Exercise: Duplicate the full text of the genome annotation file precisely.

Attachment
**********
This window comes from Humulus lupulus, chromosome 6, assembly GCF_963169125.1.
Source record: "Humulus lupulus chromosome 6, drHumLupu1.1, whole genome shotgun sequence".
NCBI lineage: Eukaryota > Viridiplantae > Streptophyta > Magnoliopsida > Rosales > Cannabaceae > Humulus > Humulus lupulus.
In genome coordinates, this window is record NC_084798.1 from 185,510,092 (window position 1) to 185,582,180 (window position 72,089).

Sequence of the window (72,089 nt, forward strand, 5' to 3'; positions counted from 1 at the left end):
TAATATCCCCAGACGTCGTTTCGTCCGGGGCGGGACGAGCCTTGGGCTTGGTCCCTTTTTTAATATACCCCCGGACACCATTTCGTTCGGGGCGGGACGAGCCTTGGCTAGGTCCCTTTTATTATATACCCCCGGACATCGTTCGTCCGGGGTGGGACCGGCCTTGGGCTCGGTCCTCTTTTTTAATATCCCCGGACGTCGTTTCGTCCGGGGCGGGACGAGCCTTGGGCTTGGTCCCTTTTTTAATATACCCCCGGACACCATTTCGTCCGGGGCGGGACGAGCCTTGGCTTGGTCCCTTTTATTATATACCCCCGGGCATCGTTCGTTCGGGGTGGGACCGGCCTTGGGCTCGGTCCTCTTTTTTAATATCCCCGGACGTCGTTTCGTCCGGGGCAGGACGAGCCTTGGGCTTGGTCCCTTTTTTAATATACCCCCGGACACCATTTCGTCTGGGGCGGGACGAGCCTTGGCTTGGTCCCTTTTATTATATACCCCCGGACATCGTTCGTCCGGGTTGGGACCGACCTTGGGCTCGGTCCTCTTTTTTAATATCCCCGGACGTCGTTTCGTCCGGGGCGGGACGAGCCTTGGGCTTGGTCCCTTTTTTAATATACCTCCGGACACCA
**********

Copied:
This window comes from Humulus lupulus, chromosome 6, assembly GCF_963169125.1.
Source record: "Humulus lupulus chromosome 6, drHumLupu1.1, whole genome shotgun sequence".
NCBI lineage: Eukaryota > Viridiplantae > Streptophyta > Magnoliopsida > Rosales > Cannabaceae > Humulus > Humulus lupulus.
In genome coordinates, this window is record NC_084798.1 from 185,510,092 (window position 1) to 185,582,180 (window position 72,089).

Sequence of the window (72,089 nt, forward strand, 5' to 3'; positions counted from 1 at the left end):
TAATATCCCCAGACGTCGTTTCGTCCGGGGCGGGACGAGCCTTGGGCTTGGTCCCTTTTTTAATATACCCCCGGACACCATTTCGTTCGGGGCGGGACGAGCCTTGGCTAGGTCCCTTTTATTATATACCCCCGGACATCGTTCGTCCGGGGTGGGACCGGCCTTGGGCTCGGTCCTCTTTTTTAATATCCCCGGACGTCGTTTCGTCCGGGGCGGGACGAGCCTTGGGCTTGGTCCCTTTTTTAATATACCCCCGGACACCATTTCGTCCGGGGCGGGACGAGCCTTGGCTTGGTCCCTTTTATTATATACCCCCGGGCATCGTTCGTTCGGGGTGGGACCGGCCTTGGGCTCGGTCCTCTTTTTTAATATCCCCGGACGTCGTTTCGTCCGGGGCAGGACGAGCCTTGGGCTTGGTCCCTTTTTTAATATACCCCCGGACACCATTTCGTCTGGGGCGGGACGAGCCTTGGCTTGGTCCCTTTTATTATATACCCCCGGACATCGTTCGTCCGGGTTGGGACCGACCTTGGGCTCGGTCCTCTTTTTTAATATCCCCGGACGTCGTTTCGTCCGGGGCGGGACGAGCCTTGGGCTTGGTCCCTTTTTTAATATACCTCCGGACACCA